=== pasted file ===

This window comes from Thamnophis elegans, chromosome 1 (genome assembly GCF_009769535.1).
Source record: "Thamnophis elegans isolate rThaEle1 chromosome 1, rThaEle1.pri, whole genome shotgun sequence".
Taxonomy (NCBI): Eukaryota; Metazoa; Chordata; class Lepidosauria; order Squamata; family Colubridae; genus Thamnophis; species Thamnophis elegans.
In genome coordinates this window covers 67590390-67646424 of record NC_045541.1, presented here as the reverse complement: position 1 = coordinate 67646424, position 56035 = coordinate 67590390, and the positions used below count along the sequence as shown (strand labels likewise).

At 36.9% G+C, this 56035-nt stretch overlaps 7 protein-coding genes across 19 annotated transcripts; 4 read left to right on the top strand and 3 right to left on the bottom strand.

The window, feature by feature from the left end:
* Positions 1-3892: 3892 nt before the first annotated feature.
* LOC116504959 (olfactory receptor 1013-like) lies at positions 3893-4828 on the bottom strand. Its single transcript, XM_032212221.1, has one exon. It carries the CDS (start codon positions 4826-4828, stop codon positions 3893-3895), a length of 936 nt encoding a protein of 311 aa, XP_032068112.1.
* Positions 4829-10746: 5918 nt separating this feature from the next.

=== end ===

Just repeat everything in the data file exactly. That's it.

This window comes from Thamnophis elegans, chromosome 1 (genome assembly GCF_009769535.1).
Source record: "Thamnophis elegans isolate rThaEle1 chromosome 1, rThaEle1.pri, whole genome shotgun sequence".
Taxonomy (NCBI): Eukaryota; Metazoa; Chordata; class Lepidosauria; order Squamata; family Colubridae; genus Thamnophis; species Thamnophis elegans.
In genome coordinates this window covers 67590390-67646424 of record NC_045541.1, presented here as the reverse complement: position 1 = coordinate 67646424, position 56035 = coordinate 67590390, and the positions used below count along the sequence as shown (strand labels likewise).

At 36.9% G+C, this 56035-nt stretch overlaps 7 protein-coding genes across 19 annotated transcripts; 4 read left to right on the top strand and 3 right to left on the bottom strand.

The window, feature by feature from the left end:
* Positions 1-3892: 3892 nt before the first annotated feature.
* LOC116504959 (olfactory receptor 1013-like) lies at positions 3893-4828 on the bottom strand. Its single transcript, XM_032212221.1, has one exon. It carries the CDS (start codon positions 4826-4828, stop codon positions 3893-3895), a length of 936 nt encoding a protein of 311 aa, XP_032068112.1.
* Positions 4829-10746: 5918 nt separating this feature from the next.